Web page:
Every Sunday we declare our belief
in one holy catholic and apostolic Church.
And every Sunday I wonder if we really do.
We were in a heated conversation on Facebook. The sort which was shifting wildly from the substance of the original post. So I wanted to ground us in something real. I wanted to establish common ground: common words, understanding, and purpose.
Because we all may be different, but we share far more in common than we can see by focusing on our specific qualities.
So I stated that everybody, at the bottom of all things wants peace. In their lives, in their work, in their hearts. We just use different tactics to get there. Some want peace through eliminating all those who are different. Some want peace through active reconciliation. But we all want peace.
And he said
“No we don’t.”
I suppose division is natural and inevitable.
And right now, it’s highly visible.
It doesn’t help that we look back with rosey glasses. And we pretend those previous days were just super awesome and we all sang kumbaya around campfires.
To which a bunch of people reading this were like “for your people, maybe.” And a few more were like “It’s thoughts like singing around campfires which make me want to punch somebody.”
Which reveals my point.
We’re divided, I think because many of us refuse to agree and many of us refuse to see why.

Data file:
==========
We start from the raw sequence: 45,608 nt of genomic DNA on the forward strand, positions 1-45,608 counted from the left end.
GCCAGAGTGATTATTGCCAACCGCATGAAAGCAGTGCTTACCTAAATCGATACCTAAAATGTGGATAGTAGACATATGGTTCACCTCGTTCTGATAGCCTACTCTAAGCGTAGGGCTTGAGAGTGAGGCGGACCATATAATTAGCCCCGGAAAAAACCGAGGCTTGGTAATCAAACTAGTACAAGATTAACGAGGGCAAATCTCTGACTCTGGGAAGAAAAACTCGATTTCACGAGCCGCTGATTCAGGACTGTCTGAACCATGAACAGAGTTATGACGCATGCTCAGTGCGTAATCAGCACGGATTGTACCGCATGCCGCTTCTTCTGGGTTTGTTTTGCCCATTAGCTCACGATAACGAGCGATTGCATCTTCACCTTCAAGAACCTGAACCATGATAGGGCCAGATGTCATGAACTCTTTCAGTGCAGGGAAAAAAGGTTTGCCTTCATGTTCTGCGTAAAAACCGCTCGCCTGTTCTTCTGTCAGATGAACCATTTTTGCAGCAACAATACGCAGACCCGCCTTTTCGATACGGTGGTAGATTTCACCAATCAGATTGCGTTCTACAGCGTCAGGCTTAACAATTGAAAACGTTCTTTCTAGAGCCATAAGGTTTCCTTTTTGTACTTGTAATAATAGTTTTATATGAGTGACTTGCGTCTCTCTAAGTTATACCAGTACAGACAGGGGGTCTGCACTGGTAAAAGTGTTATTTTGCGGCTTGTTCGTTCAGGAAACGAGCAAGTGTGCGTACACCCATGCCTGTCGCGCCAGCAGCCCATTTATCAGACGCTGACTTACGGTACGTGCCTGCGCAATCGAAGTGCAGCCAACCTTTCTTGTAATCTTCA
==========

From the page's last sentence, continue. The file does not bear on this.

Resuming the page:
One Church is a fantasy.
And in our hyper-individualized world, a sympathetic one. We crave and long for unity because we feel so broken and despondent.
But unity requires sacrifice and respect.
We have to sacrifice and compromise…
Which is hard. Super hard. Because we know how much we want to be right. And in a culture where half of the country thinks compromise is a dirty word, how ever can we have unity?
But we must also recognize the ways many have already compromised.
- Like those persons of color who are navigating a church built around the white experience and preference.
- Or our LGBTQ members, who have been forced to be closeted, or have seen their identities subject to congregational debate.
- Women who have fought to not only be included in ministry, but have their ministries recognized decades later.
- The disabled who often feel like a burden or inconvenience. Or worse, that the accommodation of their presence would somehow ruin everything.
- Our children who are expected to behave beyond their maturity level.
- Youth who are often given their own time and space but little opportunity to see how they fit into congregational life.
- The homebound, the sick, or those too embarrassed to come to church and are routinely missed; only ever visited by clergy.
These are sacrifices.
Many of our people start from a place of sacrifice and compromise. How often do we choose to not consider these in our public negotiations? Instead, we ask them to compromise more.
…and respect their experience.
We need to see the sacrifice. And we also need to recognize this isn’t a contest. This isn’t about me.
It is the opportunity to respect the dignity of another human being. Their background, challenges, hopes.